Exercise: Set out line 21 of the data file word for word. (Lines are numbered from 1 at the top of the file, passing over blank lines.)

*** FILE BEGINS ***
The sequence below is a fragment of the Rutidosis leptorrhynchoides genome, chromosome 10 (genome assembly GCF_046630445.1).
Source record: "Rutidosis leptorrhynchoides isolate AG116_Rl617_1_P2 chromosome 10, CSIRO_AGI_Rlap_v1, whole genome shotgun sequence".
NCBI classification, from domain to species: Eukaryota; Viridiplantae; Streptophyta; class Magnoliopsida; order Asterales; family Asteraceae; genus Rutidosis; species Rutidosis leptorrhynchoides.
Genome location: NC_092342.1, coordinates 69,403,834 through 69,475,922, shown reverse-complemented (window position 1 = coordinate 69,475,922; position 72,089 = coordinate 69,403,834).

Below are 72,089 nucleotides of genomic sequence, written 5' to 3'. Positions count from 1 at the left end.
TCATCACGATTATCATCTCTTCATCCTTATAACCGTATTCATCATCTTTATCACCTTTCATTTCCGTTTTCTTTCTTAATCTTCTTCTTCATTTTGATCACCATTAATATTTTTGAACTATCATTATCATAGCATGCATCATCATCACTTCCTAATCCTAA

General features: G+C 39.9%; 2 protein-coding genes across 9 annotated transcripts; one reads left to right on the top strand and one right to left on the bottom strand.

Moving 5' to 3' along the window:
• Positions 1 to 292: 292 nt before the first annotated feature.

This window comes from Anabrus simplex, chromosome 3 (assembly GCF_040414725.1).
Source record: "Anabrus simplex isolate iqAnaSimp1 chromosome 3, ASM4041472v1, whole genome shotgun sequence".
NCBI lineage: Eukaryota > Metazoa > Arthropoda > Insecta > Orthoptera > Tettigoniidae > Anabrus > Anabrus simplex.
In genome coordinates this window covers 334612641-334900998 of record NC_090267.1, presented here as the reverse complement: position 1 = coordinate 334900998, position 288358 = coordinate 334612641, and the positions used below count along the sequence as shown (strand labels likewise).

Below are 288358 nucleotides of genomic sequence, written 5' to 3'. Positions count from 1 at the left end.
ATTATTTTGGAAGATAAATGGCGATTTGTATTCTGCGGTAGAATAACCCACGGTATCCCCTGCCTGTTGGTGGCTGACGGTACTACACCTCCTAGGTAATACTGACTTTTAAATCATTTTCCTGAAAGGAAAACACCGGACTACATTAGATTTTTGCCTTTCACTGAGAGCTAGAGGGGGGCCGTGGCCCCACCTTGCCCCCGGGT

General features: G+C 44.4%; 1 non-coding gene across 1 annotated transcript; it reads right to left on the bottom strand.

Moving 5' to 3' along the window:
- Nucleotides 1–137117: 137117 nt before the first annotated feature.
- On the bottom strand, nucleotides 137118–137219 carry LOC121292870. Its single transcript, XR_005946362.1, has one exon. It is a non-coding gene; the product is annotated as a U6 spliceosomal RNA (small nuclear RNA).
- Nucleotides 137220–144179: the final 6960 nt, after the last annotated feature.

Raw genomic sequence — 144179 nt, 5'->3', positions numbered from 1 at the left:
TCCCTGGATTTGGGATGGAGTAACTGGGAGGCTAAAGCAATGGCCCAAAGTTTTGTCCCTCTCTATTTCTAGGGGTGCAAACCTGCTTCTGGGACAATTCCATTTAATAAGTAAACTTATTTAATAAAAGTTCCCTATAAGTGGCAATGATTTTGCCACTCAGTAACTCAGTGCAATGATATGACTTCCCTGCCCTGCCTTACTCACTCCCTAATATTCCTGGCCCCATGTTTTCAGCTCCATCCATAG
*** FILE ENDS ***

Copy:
Raw genomic sequence — 144179 nt, 5'->3', positions numbered from 1 at the left: